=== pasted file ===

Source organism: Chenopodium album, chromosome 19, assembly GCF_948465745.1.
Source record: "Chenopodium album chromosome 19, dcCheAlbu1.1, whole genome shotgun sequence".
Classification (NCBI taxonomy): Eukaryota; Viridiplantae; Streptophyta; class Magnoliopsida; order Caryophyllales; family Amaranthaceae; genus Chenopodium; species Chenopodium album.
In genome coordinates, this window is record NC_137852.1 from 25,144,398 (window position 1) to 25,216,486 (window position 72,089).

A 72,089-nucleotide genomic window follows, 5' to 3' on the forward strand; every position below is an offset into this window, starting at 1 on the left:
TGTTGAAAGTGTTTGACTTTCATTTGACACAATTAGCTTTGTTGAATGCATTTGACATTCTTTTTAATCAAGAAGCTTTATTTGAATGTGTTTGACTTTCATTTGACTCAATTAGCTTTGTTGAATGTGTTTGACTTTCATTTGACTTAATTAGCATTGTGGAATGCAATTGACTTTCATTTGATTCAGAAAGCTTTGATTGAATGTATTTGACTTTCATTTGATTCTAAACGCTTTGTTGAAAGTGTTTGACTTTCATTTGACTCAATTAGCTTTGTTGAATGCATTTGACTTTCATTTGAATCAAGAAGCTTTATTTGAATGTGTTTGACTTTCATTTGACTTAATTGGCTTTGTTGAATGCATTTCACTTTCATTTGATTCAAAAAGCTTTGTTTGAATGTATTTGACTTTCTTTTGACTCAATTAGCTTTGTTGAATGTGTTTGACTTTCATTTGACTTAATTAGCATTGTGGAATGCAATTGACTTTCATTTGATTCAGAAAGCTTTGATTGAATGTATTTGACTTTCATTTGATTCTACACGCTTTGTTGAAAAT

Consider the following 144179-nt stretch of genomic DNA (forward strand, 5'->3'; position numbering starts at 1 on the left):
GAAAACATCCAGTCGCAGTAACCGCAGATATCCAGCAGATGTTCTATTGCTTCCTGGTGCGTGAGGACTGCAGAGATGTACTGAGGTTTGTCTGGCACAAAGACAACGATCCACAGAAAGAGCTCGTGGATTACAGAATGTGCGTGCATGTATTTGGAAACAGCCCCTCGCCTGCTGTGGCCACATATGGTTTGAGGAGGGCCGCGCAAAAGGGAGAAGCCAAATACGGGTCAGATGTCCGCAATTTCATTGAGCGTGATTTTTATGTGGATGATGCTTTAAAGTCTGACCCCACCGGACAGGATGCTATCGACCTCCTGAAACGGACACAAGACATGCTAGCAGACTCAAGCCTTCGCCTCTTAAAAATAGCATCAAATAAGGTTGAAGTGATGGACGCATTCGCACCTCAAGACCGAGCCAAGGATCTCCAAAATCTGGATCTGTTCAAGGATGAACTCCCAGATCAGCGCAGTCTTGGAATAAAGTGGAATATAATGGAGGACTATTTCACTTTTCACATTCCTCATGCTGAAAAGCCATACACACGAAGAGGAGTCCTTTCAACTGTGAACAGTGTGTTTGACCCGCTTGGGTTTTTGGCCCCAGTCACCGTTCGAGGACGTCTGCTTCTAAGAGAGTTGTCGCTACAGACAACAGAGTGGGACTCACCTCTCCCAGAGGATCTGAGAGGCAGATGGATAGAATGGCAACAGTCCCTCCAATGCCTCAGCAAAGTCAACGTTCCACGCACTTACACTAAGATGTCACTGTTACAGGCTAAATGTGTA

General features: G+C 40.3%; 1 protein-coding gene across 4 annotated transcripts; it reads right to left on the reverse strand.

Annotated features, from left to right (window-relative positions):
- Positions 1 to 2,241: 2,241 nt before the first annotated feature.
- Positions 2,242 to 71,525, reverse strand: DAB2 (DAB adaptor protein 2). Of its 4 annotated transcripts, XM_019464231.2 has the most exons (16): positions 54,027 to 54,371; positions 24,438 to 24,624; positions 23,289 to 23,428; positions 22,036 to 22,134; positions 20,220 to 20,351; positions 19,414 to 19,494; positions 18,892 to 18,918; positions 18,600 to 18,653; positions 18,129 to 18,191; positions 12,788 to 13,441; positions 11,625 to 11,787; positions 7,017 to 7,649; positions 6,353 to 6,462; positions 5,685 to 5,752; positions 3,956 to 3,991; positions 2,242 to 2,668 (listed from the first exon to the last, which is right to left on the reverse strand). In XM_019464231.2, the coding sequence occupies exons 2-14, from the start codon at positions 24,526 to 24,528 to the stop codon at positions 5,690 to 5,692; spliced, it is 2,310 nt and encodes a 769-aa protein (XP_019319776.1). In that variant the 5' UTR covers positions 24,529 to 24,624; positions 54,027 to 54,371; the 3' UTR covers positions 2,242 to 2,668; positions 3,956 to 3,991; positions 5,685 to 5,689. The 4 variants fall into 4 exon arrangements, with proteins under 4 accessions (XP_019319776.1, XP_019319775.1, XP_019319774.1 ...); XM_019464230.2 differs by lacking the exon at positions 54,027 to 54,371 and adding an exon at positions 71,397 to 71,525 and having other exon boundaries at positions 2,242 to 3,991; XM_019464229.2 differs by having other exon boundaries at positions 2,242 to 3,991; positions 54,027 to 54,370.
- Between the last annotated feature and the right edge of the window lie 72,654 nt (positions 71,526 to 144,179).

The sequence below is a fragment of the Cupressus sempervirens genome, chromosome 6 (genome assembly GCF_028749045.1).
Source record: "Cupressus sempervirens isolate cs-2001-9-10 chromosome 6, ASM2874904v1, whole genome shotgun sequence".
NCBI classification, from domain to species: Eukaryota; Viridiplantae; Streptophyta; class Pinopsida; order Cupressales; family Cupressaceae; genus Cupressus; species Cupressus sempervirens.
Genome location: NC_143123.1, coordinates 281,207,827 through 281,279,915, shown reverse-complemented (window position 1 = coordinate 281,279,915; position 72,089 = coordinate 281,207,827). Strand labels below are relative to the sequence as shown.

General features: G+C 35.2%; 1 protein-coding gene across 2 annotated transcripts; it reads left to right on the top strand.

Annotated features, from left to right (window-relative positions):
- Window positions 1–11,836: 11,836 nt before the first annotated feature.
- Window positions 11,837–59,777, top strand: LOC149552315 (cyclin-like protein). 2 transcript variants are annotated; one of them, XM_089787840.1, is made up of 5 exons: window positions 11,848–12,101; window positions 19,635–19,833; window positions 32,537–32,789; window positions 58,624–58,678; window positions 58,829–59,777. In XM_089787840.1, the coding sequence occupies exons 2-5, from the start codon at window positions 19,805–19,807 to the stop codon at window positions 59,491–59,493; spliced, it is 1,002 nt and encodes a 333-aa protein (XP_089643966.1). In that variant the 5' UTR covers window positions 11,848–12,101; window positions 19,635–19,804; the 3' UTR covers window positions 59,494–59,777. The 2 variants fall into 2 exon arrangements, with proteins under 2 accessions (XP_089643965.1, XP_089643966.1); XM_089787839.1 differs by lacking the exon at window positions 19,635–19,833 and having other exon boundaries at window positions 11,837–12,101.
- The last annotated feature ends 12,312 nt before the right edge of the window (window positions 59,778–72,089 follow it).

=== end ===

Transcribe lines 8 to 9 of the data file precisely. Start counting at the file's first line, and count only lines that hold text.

GAAAACATCCAGTCGCAGTAACCGCAGATATCCAGCAGATGTTCTATTGCTTCCTGGTGCGTGAGGACTGCAGAGATGTACTGAGGTTTGTCTGGCACAAAGACAACGATCCACAGAAAGAGCTCGTGGATTACAGAATGTGCGTGCATGTATTTGGAAACAGCCCCTCGCCTGCTGTGGCCACATATGGTTTGAGGAGGGCCGCGCAAAAGGGAGAAGCCAAATACGGGTCAGATGTCCGCAATTTCATTGAGCGTGATTTTTATGTGGATGATGCTTTAAAGTCTGACCCCACCGGACAGGATGCTATCGACCTCCTGAAACGGACACAAGACATGCTAGCAGACTCAAGCCTTCGCCTCTTAAAAATAGCATCAAATAAGGTTGAAGTGATGGACGCATTCGCACCTCAAGACCGAGCCAAGGATCTCCAAAATCTGGATCTGTTCAAGGATGAACTCCCAGATCAGCGCAGTCTTGGAATAAAGTGGAATATAATGGAGGACTATTTCACTTTTCACATTCCTCATGCTGAAAAGCCATACACACGAAGAGGAGTCCTTTCAACTGTGAACAGTGTGTTTGACCCGCTTGGGTTTTTGGCCCCAGTCACCGTTCGAGGACGTCTGCTTCTAAGAGAGTTGTCGCTACAGACAACAGAGTGGGACTCACCTCTCCCAGAGGATCTGAGAGGCAGATGGATAGAATGGCAACAGTCCCTCCAATGCCTCAGCAAAGTCAACGTTCCACGCACTTACACTAAGATGTCACTGTTACAGGCTAAATGTGTA

General features: G+C 40.3%; 1 protein-coding gene across 4 annotated transcripts; it reads right to left on the reverse strand.